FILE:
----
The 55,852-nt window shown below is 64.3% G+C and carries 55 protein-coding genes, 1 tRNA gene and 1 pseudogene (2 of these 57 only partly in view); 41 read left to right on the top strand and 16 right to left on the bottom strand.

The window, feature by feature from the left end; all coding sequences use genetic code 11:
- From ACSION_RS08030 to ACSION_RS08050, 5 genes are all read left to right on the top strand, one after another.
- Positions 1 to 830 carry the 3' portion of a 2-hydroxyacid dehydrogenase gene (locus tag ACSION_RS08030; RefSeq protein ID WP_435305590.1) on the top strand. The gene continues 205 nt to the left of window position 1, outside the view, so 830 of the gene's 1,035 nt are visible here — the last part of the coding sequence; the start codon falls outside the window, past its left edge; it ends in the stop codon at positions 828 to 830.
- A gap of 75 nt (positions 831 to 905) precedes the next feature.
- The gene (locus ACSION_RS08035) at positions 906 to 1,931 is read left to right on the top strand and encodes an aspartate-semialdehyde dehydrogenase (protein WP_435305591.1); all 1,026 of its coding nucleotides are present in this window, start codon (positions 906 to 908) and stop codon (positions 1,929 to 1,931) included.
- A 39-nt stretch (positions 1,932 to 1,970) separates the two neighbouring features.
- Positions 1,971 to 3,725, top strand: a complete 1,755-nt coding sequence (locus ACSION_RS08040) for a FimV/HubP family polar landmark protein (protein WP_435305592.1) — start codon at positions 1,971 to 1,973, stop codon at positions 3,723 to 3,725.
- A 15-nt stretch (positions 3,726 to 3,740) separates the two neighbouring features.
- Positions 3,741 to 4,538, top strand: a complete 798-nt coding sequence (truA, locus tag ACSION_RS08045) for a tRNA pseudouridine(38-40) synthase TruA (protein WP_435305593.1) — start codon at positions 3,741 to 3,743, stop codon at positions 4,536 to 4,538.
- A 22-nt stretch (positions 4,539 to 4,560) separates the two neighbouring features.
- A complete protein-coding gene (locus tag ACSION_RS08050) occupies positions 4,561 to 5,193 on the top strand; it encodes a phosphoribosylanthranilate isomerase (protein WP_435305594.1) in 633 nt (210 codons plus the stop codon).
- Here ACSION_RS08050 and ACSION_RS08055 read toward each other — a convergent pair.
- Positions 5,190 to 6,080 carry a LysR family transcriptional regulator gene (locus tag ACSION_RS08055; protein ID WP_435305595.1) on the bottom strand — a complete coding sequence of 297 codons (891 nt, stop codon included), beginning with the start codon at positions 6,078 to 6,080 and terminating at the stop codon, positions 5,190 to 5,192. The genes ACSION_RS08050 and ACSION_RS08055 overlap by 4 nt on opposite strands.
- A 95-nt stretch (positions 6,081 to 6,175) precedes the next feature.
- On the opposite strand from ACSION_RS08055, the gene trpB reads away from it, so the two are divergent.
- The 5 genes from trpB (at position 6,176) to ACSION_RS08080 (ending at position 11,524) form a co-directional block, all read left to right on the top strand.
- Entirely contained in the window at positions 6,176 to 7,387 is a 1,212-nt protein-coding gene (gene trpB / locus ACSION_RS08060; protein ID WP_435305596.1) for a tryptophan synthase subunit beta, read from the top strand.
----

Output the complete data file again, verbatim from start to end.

The 55,852-nt window shown below is 64.3% G+C and carries 55 protein-coding genes, 1 tRNA gene and 1 pseudogene (2 of these 57 only partly in view); 41 read left to right on the top strand and 16 right to left on the bottom strand.

The window, feature by feature from the left end; all coding sequences use genetic code 11:
- From ACSION_RS08030 to ACSION_RS08050, 5 genes are all read left to right on the top strand, one after another.
- Positions 1 to 830 carry the 3' portion of a 2-hydroxyacid dehydrogenase gene (locus tag ACSION_RS08030; RefSeq protein ID WP_435305590.1) on the top strand. The gene continues 205 nt to the left of window position 1, outside the view, so 830 of the gene's 1,035 nt are visible here — the last part of the coding sequence; the start codon falls outside the window, past its left edge; it ends in the stop codon at positions 828 to 830.
- A gap of 75 nt (positions 831 to 905) precedes the next feature.
- The gene (locus ACSION_RS08035) at positions 906 to 1,931 is read left to right on the top strand and encodes an aspartate-semialdehyde dehydrogenase (protein WP_435305591.1); all 1,026 of its coding nucleotides are present in this window, start codon (positions 906 to 908) and stop codon (positions 1,929 to 1,931) included.
- A 39-nt stretch (positions 1,932 to 1,970) separates the two neighbouring features.
- Positions 1,971 to 3,725, top strand: a complete 1,755-nt coding sequence (locus ACSION_RS08040) for a FimV/HubP family polar landmark protein (protein WP_435305592.1) — start codon at positions 1,971 to 1,973, stop codon at positions 3,723 to 3,725.
- A 15-nt stretch (positions 3,726 to 3,740) separates the two neighbouring features.
- Positions 3,741 to 4,538, top strand: a complete 798-nt coding sequence (truA, locus tag ACSION_RS08045) for a tRNA pseudouridine(38-40) synthase TruA (protein WP_435305593.1) — start codon at positions 3,741 to 3,743, stop codon at positions 4,536 to 4,538.
- A 22-nt stretch (positions 4,539 to 4,560) separates the two neighbouring features.
- A complete protein-coding gene (locus tag ACSION_RS08050) occupies positions 4,561 to 5,193 on the top strand; it encodes a phosphoribosylanthranilate isomerase (protein WP_435305594.1) in 633 nt (210 codons plus the stop codon).
- Here ACSION_RS08050 and ACSION_RS08055 read toward each other — a convergent pair.
- Positions 5,190 to 6,080 carry a LysR family transcriptional regulator gene (locus tag ACSION_RS08055; protein ID WP_435305595.1) on the bottom strand — a complete coding sequence of 297 codons (891 nt, stop codon included), beginning with the start codon at positions 6,078 to 6,080 and terminating at the stop codon, positions 5,190 to 5,192. The genes ACSION_RS08050 and ACSION_RS08055 overlap by 4 nt on opposite strands.
- A 95-nt stretch (positions 6,081 to 6,175) precedes the next feature.
- On the opposite strand from ACSION_RS08055, the gene trpB reads away from it, so the two are divergent.
- The 5 genes from trpB (at position 6,176) to ACSION_RS08080 (ending at position 11,524) form a co-directional block, all read left to right on the top strand.
- Entirely contained in the window at positions 6,176 to 7,387 is a 1,212-nt protein-coding gene (gene trpB / locus ACSION_RS08060; protein ID WP_435305596.1) for a tryptophan synthase subunit beta, read from the top strand.